|A HOUSE DIVIDED: (TOP) Sammis’ $619,490 home in Sellwood. (BOTTOM) Sammis’ mugshot from last year’s arrest.|
Lucinda Tate has passed into political obscurity. Emilie Boyles remains exiled in Montana But the man accused in a highly publicized trial of forging signatures for their failed 2006 City Council campaigns is back on the radar, this time as the accuser.
It’s unrelated to his political shenanigans. But Volodymyr Golovan, the Slavic community leader convicted of 10 felonies earlier this summer in connection with Tate’s campaign, filed suit Aug. 14 in Multnomah County Circuit Court against American Title Insurance Company of Oregon Inc.
Golovan’s lawsuit accuses American Title of wrongly returning the collateral on a $25,800 loan he made last year to Mark Sammis, a Portland businessman with a history of fraud and theft convictions. Jay Dobson, corporate counsel for American Title, declined to comment.
As head of the Russian and Ukrainian chambers of commerce in Portland, Golovan did business with Sammis’ now-defunct network marketing company, PACN LLC. It was at a PACN luncheon that Golovan says he met Bruce Broussard, the perennially unsuccessful political candidate who put Golovan in touch with Boyles and Tate.
It seems Golovan has a habit of making the wrong kind of friends, entering into questionable deals with those friends and then getting burned by them. That’s what he testified happened with Broussard and Boyles, and now he says it’s happened with Sammis as well.
“If you sat through the criminal trial, he’s a pretty trusting guy,” Golovan attorney David Hall says. According to the lawsuit, Golovan loaned Sammis the $25,800 on July 19, 2006, despite the fact Sammis pleaded guilty in 2004 to four counts of theft. Never mind, Sammis agreed to pay Golovan back in 60 days. But the suit says he never did.
As collateral, Sammis put up the deed to his 78-year-old mother’s house in Sellwood. The house, which Sammis and his wife share with Sammis’ mother, is valued at $619,490.
The deed went into an escrow account at American Title. Sammis tells WW that Golovan was supposed to broker a $500,000 loan but failed to get the money. So an American Title agent met Sammis at a downtown Baja Fresh restaurant and gave him back the deed, he says.
Sammis denies allegations he duped Golovan. “Volodymyr is very sophisticated,” he says. Golovan did not return repeated phone calls for comment.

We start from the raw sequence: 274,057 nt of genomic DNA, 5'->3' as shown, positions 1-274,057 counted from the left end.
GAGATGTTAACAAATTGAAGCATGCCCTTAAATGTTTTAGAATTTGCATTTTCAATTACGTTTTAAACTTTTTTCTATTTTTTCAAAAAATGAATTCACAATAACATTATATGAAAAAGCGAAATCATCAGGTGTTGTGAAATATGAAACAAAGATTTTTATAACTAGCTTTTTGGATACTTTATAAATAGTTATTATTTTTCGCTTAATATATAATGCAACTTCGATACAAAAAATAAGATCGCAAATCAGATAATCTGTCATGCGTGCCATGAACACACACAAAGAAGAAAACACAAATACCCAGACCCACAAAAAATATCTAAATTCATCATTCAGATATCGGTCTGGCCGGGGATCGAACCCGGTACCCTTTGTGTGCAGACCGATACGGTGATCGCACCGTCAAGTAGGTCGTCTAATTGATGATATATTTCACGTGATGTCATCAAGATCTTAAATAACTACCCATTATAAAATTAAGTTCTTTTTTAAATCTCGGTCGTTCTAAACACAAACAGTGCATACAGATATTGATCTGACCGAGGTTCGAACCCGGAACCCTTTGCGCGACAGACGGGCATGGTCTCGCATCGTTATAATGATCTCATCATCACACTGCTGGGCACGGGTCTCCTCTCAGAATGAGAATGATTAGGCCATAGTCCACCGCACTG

Sammis and Golovan first met in 2005, when Sammis was starting up PACN and Golovan founded the two chambers of commerce. Sammis’ company connected real-estate agents with clients and vendors.
Golovan helped PACN members tap into the Slavic community, and they became members of Golovan’s chambers. The arrangement worked well for both men until PACN went out of business in April 2006.
Those were the days before Golovan’s shady political deals came to light. Golovan admitted to forging signatures needed to get public financing for Tate’s campaign, which ended when a filing error disqualified her. Golovan went on to work for Boyles.
The signatures Golovan gave Boyles from Slavic immigrants helped land her $145,000 in public financing, and Golovan got paid $15,000 for his trouble. Boyles still owes Portland taxpayers $104,256.51 she misspent, and now works in eastern Montana for a community TV/radio station.
At trial, Golovan painted himself as an innocent who was blackmailed by Boyles and Broussard, allegations they both denied. He was acquitted July 2 of charges connected with Boyles’ campaign but was convicted for forgery and identity theft in the Tate campaign. He’s scheduled for sentencing Sept. 4 and faces up to 50 years in prison and $1.25 million in fines.
Sammis has his own troubled history. A federal judge sentenced him in 1991 to five years of probation and ordered him to pay $528,496 restitution for bilking 26 people on a bogus investment in a Central Oregon cattle ranch.
In 2004, Sammis pleaded guilty in Multnomah County Circuit Court to four counts of first-degree theft. Prosecutors say he took more than $20,000 from an elderly man named Charles Breeding, saying he’d invest it.
Sammis denies cheating Breeding and says he’s working to pay the man back. “This was a great friendship. I never took a dime from him,” Sammis says.
Like Golovan, Sammis is looking at time behind bars. He was sentenced July 12 to 21 days in jail following his arrest last fall for violating probation by leaving the state. He must report to jail by Aug. 28.